Points projected by ESPN: 16.1
The year was 2016. America faced the presidential election, LeBron James made it through the NBA playoffs, and David Johnson was a fantasy star. Ah, remember. OK, so even in 2020 some things haven’t changed. I’ve been saying throughout the offseason that Bill O’Brien would try to justify DeAndre Hopkins trading by featuring Johnson heavily this season, and that happened in week 1: 74% of Houston RB’s touches went to his new acquisition. In week 2, he should only go up with Duke Johnson slammed. I see. The Ravens defense is scary, but a lot of work for Johnson in this one against a Baltimore defense that allowed 5.7 yards per run in the opening.
Points projected by ESPN: 15.5 (Taylor), 10.5 (Hines)
You had me at “Minnesota”. Dopo aver tossito per oltre 175 yard e un atterraggio precipitoso su una media di 4,96 yard per carry la scorsa settimana ai Packers, sono entusiasta di vedere cosa fa loro questa coppia dinamica questa settimana. Con Marlon Mack sfortunatamente perso per la stagione, Taylor assume il ruolo di lead-back prima di quanto ci aspettassimo e lui, insieme a Hines, avrà anche molto lavoro nel gioco di passaggio. Poco meno del 50% dei completamenti della prima settimana di Philip Rivers è andato al running back, poiché Hines e Taylor si sono uniti per 14 ricezioni. La propensione di Rivers a lanciarsi alle sue spalle, combinata con un Vikes D che ha permesso nove ricezioni RB nella settimana 1, mi ha pronto a parlare con questi ragazzi del 252 ° episodio di The Fantasy Show su ESPN +. Taylor è tra i primi 10 questa settimana e Hines è un giocatore di alto livello per i campionati PPR.
Matthew Berry si aspetta che Jonathan Taylor condivida il carico di lavoro con Nyheim Hines, ma lo riterrà comunque un must per il resto della stagione.
Altri che ricevono voti
L’attacco dei Bucs ha faticato nella prima settimana, ma Ronald Jones II è stato un punto luminoso, ottenendo il 73% dei tocchi di RB di Tampa Bay. Se quel volume continua (è sempre rischioso con Bruce Arians, ma mi aspetto cautamente che continui questa settimana), Jones è in fila per una bella giornata contro una difesa della Carolina che è finita la scorsa stagione come la peggiore difesa contro RB e è stata ferita da Josh Jacobs la scorsa settimana. … Come Jonathan Taylor in Indy, pensavamo J.K. Dobbins alla fine avrebbe ricevuto la maggior parte del carico di lavoro a Baltimora. Semplicemente non pensavamo che sarebbe successo così in fretta. Dobbins ha portato Ravens indietro in scatti nella settimana 1 ed è stato in grado di convertire entrambi i suoi porta goal-to-go. Ora affronta una D texana che consente al quarto posto più fantasy di correre back dal 2019. … Lo so David Montgomery non è una scelta entusiasmante, ma considerando che i Giants hanno appena permesso a Benny Snell Jr. di correre per oltre 100 yard, non c’è motivo per cui Montgomery non possa fare lo stesso nella settimana 2. … Come menzionato nella sezione Drew Brees, io si aspettano che New Orleans vada ancora più pesante senza Thomas in formazione e in una partita sono fortemente favoriti per la vittoria. Tranquillamente, Latavius Murray aveva 15 trasporta la scorsa settimana.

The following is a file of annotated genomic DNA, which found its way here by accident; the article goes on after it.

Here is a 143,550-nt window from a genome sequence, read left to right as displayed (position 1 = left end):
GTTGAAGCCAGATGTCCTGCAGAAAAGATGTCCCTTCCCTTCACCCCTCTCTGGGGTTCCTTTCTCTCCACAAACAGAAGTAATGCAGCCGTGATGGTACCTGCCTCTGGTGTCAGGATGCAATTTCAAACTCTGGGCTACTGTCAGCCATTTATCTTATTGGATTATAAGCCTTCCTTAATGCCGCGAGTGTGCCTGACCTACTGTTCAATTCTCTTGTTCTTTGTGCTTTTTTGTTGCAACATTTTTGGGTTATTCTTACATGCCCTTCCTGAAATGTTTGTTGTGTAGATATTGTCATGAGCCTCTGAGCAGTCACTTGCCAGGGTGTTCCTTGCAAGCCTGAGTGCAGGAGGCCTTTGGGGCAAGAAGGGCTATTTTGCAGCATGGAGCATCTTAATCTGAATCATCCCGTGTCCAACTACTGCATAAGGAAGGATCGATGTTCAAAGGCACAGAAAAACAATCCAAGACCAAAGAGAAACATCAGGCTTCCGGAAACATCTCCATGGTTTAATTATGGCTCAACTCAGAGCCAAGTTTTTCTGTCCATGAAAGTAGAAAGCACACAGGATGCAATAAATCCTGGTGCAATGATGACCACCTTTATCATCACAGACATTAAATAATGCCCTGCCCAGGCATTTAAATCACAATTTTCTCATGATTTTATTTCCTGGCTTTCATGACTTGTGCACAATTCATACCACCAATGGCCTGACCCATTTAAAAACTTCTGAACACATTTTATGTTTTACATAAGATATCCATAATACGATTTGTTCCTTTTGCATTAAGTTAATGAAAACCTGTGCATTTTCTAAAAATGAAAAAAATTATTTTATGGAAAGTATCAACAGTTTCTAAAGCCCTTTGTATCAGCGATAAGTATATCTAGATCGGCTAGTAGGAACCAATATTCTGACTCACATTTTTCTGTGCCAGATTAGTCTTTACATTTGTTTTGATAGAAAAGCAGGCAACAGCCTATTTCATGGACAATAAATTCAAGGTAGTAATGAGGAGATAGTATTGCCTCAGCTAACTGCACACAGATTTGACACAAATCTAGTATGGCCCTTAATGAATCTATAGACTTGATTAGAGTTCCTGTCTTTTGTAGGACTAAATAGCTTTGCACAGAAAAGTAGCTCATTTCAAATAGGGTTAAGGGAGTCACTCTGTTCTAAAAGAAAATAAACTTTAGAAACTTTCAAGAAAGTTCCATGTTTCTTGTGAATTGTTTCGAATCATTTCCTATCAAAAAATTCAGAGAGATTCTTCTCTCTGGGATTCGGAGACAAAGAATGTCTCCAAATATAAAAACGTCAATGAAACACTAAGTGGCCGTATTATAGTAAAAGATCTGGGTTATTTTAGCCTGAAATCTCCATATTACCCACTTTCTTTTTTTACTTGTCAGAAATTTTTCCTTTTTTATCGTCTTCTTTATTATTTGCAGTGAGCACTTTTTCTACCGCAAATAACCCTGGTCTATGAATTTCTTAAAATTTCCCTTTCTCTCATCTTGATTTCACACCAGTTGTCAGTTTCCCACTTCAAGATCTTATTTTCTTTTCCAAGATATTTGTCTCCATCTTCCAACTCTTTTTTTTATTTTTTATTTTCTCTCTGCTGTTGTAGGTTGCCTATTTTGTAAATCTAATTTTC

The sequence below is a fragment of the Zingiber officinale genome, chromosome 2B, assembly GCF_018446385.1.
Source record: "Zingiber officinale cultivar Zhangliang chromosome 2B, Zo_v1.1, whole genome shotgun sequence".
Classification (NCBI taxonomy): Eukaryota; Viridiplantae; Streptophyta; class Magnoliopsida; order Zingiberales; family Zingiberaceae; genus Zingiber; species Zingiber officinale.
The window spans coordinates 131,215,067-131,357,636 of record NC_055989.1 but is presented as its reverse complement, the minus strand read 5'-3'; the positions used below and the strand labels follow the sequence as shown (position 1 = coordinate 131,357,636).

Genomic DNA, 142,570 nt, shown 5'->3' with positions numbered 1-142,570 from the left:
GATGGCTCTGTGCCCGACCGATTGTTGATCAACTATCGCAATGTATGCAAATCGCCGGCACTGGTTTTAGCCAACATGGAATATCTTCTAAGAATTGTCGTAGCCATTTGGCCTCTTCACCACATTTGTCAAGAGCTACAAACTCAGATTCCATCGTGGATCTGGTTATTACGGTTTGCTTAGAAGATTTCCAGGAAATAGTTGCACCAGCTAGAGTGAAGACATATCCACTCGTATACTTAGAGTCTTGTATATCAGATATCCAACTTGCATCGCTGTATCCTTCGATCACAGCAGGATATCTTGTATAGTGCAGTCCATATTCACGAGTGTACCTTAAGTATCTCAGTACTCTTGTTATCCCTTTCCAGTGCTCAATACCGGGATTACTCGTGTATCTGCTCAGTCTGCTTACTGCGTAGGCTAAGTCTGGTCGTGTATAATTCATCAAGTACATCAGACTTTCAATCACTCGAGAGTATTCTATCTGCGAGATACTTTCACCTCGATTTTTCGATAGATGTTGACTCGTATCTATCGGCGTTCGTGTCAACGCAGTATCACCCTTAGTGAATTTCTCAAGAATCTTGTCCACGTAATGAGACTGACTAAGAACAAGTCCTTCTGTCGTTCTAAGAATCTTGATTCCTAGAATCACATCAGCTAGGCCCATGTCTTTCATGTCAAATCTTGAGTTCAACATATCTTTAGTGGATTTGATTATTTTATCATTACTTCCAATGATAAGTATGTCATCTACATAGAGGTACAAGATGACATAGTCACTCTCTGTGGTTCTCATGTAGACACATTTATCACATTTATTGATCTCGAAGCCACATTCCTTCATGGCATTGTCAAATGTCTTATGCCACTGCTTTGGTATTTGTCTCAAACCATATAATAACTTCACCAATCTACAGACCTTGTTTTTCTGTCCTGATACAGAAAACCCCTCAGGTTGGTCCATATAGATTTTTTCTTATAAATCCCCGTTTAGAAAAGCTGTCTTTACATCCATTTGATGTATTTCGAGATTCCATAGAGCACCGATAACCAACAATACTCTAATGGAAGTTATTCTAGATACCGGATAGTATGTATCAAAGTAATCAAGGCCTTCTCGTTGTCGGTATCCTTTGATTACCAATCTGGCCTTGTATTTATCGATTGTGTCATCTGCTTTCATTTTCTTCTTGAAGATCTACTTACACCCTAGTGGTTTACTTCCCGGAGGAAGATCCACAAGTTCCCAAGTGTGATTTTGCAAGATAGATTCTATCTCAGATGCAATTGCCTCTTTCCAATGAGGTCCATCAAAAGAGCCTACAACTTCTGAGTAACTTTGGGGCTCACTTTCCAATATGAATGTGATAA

I running back che odio nella settimana 2
Punti proiettati da ESPN: 11.4
Saquon Barkley aveva 15 trasporta per appena 6 yarde contro gli Steelers lunedì notte. Notizie flash: Melvin Gordon non è Saquon Barkley. Certo, la linea offensiva di Denver non è così male come quella dei Giants, e con Phillip Lindsay probabilmente manca questa partita con la punta del tappeto erboso dovrebbe esserci più lavoro per Gordon, ma comunque, la linea difensiva degli Steelers non è uno scherzo, avendo permesso solo cinque atterrando di corsa agli RB nelle ultime 17 partite. Dall’inizio del 2019, solo un running back è riuscito a segnare 14 o più punti contro Pittsburgh (Kareem Hunt), e sto dicendo che il fatto è ancora vero dopo domenica.
Punti proiettati da ESPN: N / A
Stessa partita qui, e se James Conner è attivo, non ho idea di come potresti sentirti sicuro di farlo partire dopo quello che abbiamo visto la scorsa settimana, dove era inefficace e (ancora una volta) ha lasciato il gioco in anticipo a causa di un infortunio. E anche se fosse fuori, ti sentiresti meglio a far rotolare Benny Snell Jr. là fuori, ma non di molto. La parte anteriore dei Broncos ha tenuto Derrick Henry a 3,7 yard per carry la scorsa settimana, lo ha fermato tre volte diverse su rush da porta a porta e dall’inizio del 2019 ha rinunciato a soli sette touchdown veloci (pari al quarto in meno).
Punti proiettati da ESPN: 11.0
Ecco la parte strana: mi piace Brown. Come lui come un corridore e penso che il suo lavoro sia probabilmente più sicuro di quanto si meriti. Vedrai alcuni Cam Akers, ne sono sicuro, ma questo non è perché dubito che abbia un carico di lavoro completo. Ma piuttosto perché gli Eagles sono un incontro molto difficile. Sì, Peyton Barber è caduto in end zone due volte la scorsa settimana, ma ha fatto una media di 1,7 yard per carry on 17 (17!) Tentativi. Dall’inizio del 2019, Philly ha concesso il terzo minor numero di yard in corsa, il quarto YPC più basso e il settimo minor numero di punti fantasia agli RB avversari. Tutto questo in più, sai, potrei sbagliarmi completamente sul fatto che Brown abbia una forte presa sul lavoro. He’s a touchdown-dependent flex for me this week.
Matthew Berry reacts to Malcolm Brown’s performance in Week 1 vs. the Cowboys, and Field Yates adds that he’s widely available in leagues.
Pass-catchers I love in Week 2
ESPN projected points: 15.6
You know who I really love? The Vikings’ “secondary.” Not only did they allow Aaron Rodgers to torch them (and later in this article their poor defense may come up again when discussing the Colts’ passing game Sunday; that’s what the kids call foreshadowing), but by putting Minnesota in negative game script, it means Kirk Cousins has to start passing. When he starts passing, he passes to Thielen. Thielen had an insane 32% target share last week, and for his career when he sees 8+ targets he averages 21.7 PPG. Shouldn’t be a tough matchup with the Colts, who allowed a 92.9% catch rate and three scores to the Jaguars last Sunday. With a sneaky high over/under of 48.5 (as of this writing), Thielen is locked in as a confident top 10.